15 great things to do in Copenhagen in winter

Doesn’t it feel so trivial to be writing about travel right now? With Ukraine being bombed and facing daily missile strikes and scores of civilian deaths, it puts life in to perspective. It’s also important to highlight that many other countries have also faced missile strikes this week too – including Yemen and Syria. The crisis’ currently facing our planet are truly terrifying, and my thoughts are with all innocent lives lost or changed forever as a result of war.


In difficult times, it’s also important to find normality and to appreciate life and how lucky we are. So whilst my trip to Copenhagen is far from important, it’s nice to reminisce on happy memories and times.

Copenhagen is a city which left its mark on me; not in a big way like when a place changes you or your outlook, but in a small, I can see myself living here and being happy, kind of way. The city is beautiful and its architecture stunning, there’s lots to do and the people are friendly, the food was great and the atmosphere felt calm and laid back. The only thing that is not so great is the prices, which of course are astronomical because it’s Scandinavia.

Visiting in winter means that quite a few of Copenhagen’s main attractions, like Tivoli Gardens, are closed. However, it also means there are far, far less people and you can virtually walk around crowd free everywhere. It does mean the weather is more likely than not to be grim, but it also means those astronomical prices aren’t quite so high and good deals can be found on hotels.

Visiting major cities in winter also means experiencing a bit more of local life rather than just feeling like a cog in the mass tourist wheel. And whilst it’s guaranteed you won’t get much sun in Copenhagen in winter, it’s still a beautiful time to see the city with lovely early morning light, cosy fires in restaurants, emptier hotels and no waiting lines. And of course, there’s still plenty to do!

You can do everything on this list in 2-2.5 days depending on how long you want in the museums, and putting it together makes for a perfect long weekend winter stay in the Danish capital. If you have longer, then maybe also think about visiting Roskilde, home to Viking ships and Danish Kings (post coming soon).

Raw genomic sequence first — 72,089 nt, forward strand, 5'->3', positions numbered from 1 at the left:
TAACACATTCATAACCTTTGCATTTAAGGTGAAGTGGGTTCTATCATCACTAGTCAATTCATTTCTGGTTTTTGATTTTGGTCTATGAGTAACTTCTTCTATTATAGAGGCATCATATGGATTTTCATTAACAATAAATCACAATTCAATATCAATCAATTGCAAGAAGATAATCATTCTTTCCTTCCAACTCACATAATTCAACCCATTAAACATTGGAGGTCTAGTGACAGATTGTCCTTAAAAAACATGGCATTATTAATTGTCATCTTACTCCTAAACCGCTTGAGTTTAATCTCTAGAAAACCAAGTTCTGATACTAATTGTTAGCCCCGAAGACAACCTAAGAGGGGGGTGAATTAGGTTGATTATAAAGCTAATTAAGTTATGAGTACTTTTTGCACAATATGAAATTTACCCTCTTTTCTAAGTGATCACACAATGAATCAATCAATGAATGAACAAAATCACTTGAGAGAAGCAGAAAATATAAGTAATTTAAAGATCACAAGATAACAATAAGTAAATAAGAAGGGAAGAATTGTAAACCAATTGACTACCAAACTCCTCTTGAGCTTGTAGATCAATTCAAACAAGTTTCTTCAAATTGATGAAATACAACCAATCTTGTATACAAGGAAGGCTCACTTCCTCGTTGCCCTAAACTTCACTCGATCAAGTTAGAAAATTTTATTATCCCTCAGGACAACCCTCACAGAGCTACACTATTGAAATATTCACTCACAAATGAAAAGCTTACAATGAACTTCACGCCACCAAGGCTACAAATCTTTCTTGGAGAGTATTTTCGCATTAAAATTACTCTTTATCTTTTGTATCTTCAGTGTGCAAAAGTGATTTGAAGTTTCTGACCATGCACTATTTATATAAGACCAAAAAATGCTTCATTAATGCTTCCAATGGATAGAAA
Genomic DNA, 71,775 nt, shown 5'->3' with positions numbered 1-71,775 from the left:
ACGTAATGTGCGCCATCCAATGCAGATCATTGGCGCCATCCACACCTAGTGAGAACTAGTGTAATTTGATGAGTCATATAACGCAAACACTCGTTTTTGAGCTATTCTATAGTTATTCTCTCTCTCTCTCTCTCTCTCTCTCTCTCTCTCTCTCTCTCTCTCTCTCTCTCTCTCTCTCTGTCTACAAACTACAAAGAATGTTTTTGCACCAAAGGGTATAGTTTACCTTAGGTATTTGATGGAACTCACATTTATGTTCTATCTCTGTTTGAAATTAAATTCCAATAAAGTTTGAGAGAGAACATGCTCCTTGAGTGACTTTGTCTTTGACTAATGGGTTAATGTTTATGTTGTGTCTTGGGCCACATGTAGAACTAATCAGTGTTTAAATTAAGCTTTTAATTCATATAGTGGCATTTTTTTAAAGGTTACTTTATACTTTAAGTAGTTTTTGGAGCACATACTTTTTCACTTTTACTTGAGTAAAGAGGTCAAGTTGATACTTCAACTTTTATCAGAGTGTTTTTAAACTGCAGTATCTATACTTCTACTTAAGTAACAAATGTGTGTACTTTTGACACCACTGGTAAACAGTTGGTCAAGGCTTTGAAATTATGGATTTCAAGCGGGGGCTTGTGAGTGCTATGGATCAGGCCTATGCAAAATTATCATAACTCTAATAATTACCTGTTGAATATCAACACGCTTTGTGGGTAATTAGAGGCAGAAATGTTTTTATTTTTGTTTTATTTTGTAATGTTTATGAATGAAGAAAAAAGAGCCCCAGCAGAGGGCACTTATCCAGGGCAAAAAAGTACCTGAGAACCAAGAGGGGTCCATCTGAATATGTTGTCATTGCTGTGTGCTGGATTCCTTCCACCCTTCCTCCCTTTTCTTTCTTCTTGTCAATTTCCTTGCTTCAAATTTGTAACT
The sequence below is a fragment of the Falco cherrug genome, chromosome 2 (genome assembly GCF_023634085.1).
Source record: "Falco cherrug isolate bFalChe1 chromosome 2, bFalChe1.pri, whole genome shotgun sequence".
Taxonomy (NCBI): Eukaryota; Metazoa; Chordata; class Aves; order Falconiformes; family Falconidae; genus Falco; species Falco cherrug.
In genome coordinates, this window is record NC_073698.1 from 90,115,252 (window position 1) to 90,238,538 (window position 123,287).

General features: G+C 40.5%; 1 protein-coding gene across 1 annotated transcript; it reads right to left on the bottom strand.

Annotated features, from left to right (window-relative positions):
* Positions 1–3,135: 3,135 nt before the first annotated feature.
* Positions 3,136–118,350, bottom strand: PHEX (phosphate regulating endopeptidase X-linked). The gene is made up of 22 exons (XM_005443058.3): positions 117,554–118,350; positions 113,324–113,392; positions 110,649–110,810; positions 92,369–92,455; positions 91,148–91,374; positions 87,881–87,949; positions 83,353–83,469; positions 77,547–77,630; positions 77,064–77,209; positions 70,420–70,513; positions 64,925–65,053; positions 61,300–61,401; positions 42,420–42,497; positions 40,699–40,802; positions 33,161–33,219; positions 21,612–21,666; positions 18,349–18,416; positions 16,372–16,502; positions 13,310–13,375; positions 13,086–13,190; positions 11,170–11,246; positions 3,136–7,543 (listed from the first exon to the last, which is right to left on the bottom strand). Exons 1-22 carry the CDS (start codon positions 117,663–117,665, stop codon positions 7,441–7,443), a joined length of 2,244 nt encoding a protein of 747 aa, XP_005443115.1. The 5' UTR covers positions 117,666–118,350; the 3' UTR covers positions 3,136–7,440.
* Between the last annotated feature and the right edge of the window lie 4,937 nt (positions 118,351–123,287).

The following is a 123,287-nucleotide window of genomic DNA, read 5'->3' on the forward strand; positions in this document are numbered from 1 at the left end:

1. Nyhavn

Nyhavn, or New Harbour, is one of the most famous areas of Copenhagen and a must see on a visit to the city. Built in the 1600s, it’s full of incredible houses all beautifully preserved and colourful. The famous author Hans Christian Andersen even lived in one during the 1800s. Today it’s a great spot to stroll around, and you can also catch boat cruises along the Nyhavn front. It’s great to visit in the winter as you may get the harbour frozen over with ice, and invariably the restaurants are quiet and the walkways not heaving with people. Just wear a coat and a hat.

Beautiful Nyhavn

2. Christiansborg Palace

Christiansborg is one of the most famous Danish palaces. Originally built in the 1700s, the current version was built in the early 1900s. It is the seat of the Danish Parliament, the Prime Minister’s Office and the Supreme Court. Several parts of the palace are also used by the Danish Queen (Margrethe, who is 72 and celebrates 50 years as Queen in 2022), including the Royal Reception Rooms, the Palace Chapel and the Royal Stables.

Entrance to the Palace

Seeing the Palace is a perfect winter stop because the Royal Reception Rooms are indoors, and you can have them literally all to yourself which is incredibly special. We arrived at 2pm, and were the only people visiting.

3. Climb the Christiansborg Tower

Now this one’s a bit of a chilly one. The tower you see through the entrance gates to Christiansborg is open to climb. It’s also completely free, and there is a restaurant up there. So if you want to do something special on your visit, you could have lunch up the tower – or you could just climb up to get the beautiful views out over Copenhagen – just wrap up, it’s windy up there in the winter (but also deserted so great for the photos).

Views from the top

4. Gammel Strand and Hojbro Plads

Another lovely area of the city is Gammel Strand and Hojbro Plads, right outside Christiansborg Palace. It’s another outdoor one here though, as Gammel Strand (literally ‘Old Beach’) and Hojbro Plads (‘High Bridge Place’) are two architectural beauties. We walked around taking it all in, and then popped in to Nikolaj Kunstahl, a contemporary art exhibition in an old church, to warm up. We also ate lunch along Gammel Strand at a tasty burger and cocktail place called Cocks & Cows…..the cocktails definitely helped with the cold!

In Hojbro Plads

5. National Museum of Denmark

It’s time to warm up with something indoors again. The National Museum of Denmark is incredible, and if you’re a museum geek like me then you could easily spend the entire day in there. We had to limit ourselves to 3 hours but it wasn’t enough.

Inside, they have a whole exhibition on The Vikings, including Roskilde 6, one of the largest Viking ships ever found. They also have the whole history of Denmark documented through boards and objects from Pre-History to 2000. This includes the shift from Viking to Medieval times and conversion to Christianity, Renaissance, explorations to Iceland, Greenland, Antarctica and further afield, formation of the Monarchy and Kingdom of Denmark, including Norway, the many battles with Sweden, the colonies established overseas from India (who knew!) to the Danish West Indies and Denmark’s role in the slave trade, all the way through to industrialisation, the World Wars, the Cold War and the modern day. I mean…..like I say, could have spent all day in there.

6. Changing of the Guard at Amalienborg Palace

Amalienborg sits in the heart of Copenhagen, and is where you can visit the seat of Europe’s oldest Monarchy to go behind the scenes in a real royal Palace. This Palace is made up of 4 individual Palaces in a circle, and they are the homes of the Royal Family. When the Queen is in residence a Danish flag flies over her Palace.

At Amalienborg